[ 65/250 ] The 11th of September is a remarkable day

A story of deconstruction.

Good morning, lovely one

I write this letter to you in the fading light of Tuesday afternoon. The rich yellow-and-orange sun is slicing its way across the suburb, grasping hold of any piece of land in a last bid to warm the earth before it disappears.

It’s an apt analogy for how I feel about my work life right now.

I spent the better part of today commencing the epic task of packing up my office.

If I had been in a corporate kind of role, the ‘packing up’ might take a few days. Clear papers. Shred unwanted things. Write handover notes.

But in my world, it’s not just clearing things out. It’s packing things away, finding new places for all of the furniture, and rebooting an entire space.

I’ll confide in you that what I’ve done so far doesn’t seem like much of an accomplishment. I cleaned up and moved two bookcases full of reference books and files from my office to what I affectionately think of as the Reading Room. Where before it had three bookcases and a writing bureau, the Reading Room now has five bookcases and a writing bureau.

Not all of the books survived. A collection of books on micro- and macroeconomics, cost-benefit analysis and project management didn’t make the cut.

I’ve shredded a bunch of papers, have binned about a thousand business cards.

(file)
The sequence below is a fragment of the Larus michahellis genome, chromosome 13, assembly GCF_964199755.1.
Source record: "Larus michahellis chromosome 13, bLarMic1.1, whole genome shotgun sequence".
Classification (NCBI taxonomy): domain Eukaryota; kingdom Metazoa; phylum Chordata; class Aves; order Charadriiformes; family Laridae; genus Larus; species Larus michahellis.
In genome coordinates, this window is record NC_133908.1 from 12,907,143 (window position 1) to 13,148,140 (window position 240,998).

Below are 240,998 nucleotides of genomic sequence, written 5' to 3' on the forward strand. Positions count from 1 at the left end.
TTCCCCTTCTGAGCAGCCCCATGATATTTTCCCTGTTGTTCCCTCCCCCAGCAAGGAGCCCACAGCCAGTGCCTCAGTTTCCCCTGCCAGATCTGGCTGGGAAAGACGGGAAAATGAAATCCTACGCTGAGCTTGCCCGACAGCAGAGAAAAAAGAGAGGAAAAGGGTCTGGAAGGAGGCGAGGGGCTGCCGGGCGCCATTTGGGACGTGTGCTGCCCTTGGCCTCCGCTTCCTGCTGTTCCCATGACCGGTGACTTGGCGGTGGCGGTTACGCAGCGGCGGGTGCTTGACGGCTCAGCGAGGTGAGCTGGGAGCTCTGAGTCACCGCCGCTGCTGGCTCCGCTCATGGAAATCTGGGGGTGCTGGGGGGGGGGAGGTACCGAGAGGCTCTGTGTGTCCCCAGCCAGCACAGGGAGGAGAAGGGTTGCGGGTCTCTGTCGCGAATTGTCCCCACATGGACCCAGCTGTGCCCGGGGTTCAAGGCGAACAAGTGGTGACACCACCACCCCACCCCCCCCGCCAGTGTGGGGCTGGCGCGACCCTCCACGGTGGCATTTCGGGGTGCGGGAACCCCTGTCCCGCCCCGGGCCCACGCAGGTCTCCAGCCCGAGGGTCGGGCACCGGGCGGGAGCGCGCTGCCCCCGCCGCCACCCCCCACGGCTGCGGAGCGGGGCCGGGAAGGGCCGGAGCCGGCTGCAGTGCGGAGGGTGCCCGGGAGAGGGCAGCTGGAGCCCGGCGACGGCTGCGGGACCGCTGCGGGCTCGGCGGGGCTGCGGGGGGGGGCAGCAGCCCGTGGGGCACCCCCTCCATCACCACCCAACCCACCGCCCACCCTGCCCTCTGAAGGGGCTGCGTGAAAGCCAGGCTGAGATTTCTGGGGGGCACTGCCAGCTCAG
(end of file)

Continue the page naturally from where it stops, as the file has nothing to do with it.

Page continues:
Then I took stock of what was left, wondering where on earth I’ll find homes for cupboards, standing desks, degrees, a table, and more besides.

Methinks they’ll find a new home in the shed.

In order to create new things, one must very often deconstruct what has been. I’ve been putting off the deconstruction for an age. Until last week I didn’t understand my own procrastination; it was a result of fear and grief that I hadn’t been able to lift a finger before now. It turns out that shifting identities comes with a whole lot of baggage. After having been “business-woman” for the last thirteen years, dismantling things brought to the forefront the immense changes in front of me. It might nominally be “six months”, but the way I reacted you’d think it was forever.

And that, dear reader, brings me to The Weirdness:

My first day of maternity leave will be the same day I began this most recent business adventure: 11 September.

Seven years to the day since getting on board Brutal Pixie’s wild ride, I will be putting her into a holding pattern.

If I was a gambler, I might say ‘seven come eleven’; or if I were working hoodoo I might recognise the vision emerging from thought/consciousness and emerging motherhood.

Whatever it is, it seems auspicious to me.

There are just 65 days (give or take) left until that day.

In the meantime, I face working inside an unusual kind of upheaval: One characterised by a strange blend of excitement, grief, and change.

How might the company re-emerge from its hibernation?

Well, I dunno. I guess we’re about to find out. :)